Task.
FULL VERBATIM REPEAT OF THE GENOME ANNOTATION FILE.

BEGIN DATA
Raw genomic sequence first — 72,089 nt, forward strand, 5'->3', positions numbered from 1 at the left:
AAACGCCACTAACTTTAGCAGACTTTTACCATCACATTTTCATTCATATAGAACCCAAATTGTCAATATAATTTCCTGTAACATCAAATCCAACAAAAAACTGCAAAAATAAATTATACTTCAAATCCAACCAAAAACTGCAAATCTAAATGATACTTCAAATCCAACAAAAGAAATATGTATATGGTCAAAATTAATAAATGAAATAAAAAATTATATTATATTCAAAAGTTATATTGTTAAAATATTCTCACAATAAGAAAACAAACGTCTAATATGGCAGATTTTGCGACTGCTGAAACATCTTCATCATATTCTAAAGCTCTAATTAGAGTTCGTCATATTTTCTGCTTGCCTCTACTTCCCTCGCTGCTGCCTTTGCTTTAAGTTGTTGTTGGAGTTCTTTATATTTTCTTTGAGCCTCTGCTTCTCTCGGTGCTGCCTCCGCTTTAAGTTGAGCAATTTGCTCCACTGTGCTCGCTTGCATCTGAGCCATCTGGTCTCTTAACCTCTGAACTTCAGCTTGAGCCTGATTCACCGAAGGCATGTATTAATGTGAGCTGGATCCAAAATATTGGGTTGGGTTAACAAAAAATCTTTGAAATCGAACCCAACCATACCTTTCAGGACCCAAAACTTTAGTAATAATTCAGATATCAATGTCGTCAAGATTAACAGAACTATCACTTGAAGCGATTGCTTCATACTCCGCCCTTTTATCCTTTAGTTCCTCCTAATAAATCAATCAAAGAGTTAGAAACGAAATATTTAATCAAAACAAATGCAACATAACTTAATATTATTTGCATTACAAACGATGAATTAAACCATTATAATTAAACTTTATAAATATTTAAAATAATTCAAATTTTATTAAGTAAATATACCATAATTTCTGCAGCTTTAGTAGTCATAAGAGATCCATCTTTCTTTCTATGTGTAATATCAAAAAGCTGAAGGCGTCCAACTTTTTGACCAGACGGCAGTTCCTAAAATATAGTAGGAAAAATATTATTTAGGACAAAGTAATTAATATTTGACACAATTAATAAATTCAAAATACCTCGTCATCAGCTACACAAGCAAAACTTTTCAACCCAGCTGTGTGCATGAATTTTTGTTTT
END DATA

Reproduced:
Raw genomic sequence first — 72,089 nt, forward strand, 5'->3', positions numbered from 1 at the left:
AAACGCCACTAACTTTAGCAGACTTTTACCATCACATTTTCATTCATATAGAACCCAAATTGTCAATATAATTTCCTGTAACATCAAATCCAACAAAAAACTGCAAAAATAAATTATACTTCAAATCCAACCAAAAACTGCAAATCTAAATGATACTTCAAATCCAACAAAAGAAATATGTATATGGTCAAAATTAATAAATGAAATAAAAAATTATATTATATTCAAAAGTTATATTGTTAAAATATTCTCACAATAAGAAAACAAACGTCTAATATGGCAGATTTTGCGACTGCTGAAACATCTTCATCATATTCTAAAGCTCTAATTAGAGTTCGTCATATTTTCTGCTTGCCTCTACTTCCCTCGCTGCTGCCTTTGCTTTAAGTTGTTGTTGGAGTTCTTTATATTTTCTTTGAGCCTCTGCTTCTCTCGGTGCTGCCTCCGCTTTAAGTTGAGCAATTTGCTCCACTGTGCTCGCTTGCATCTGAGCCATCTGGTCTCTTAACCTCTGAACTTCAGCTTGAGCCTGATTCACCGAAGGCATGTATTAATGTGAGCTGGATCCAAAATATTGGGTTGGGTTAACAAAAAATCTTTGAAATCGAACCCAACCATACCTTTCAGGACCCAAAACTTTAGTAATAATTCAGATATCAATGTCGTCAAGATTAACAGAACTATCACTTGAAGCGATTGCTTCATACTCCGCCCTTTTATCCTTTAGTTCCTCCTAATAAATCAATCAAAGAGTTAGAAACGAAATATTTAATCAAAACAAATGCAACATAACTTAATATTATTTGCATTACAAACGATGAATTAAACCATTATAATTAAACTTTATAAATATTTAAAATAATTCAAATTTTATTAAGTAAATATACCATAATTTCTGCAGCTTTAGTAGTCATAAGAGATCCATCTTTCTTTCTATGTGTAATATCAAAAAGCTGAAGGCGTCCAACTTTTTGACCAGACGGCAGTTCCTAAAATATAGTAGGAAAAATATTATTTAGGACAAAGTAATTAATATTTGACACAATTAATAAATTCAAAATACCTCGTCATCAGCTACACAAGCAAAACTTTTCAACCCAGCTGTGTGCATGAATTTTTGTTTT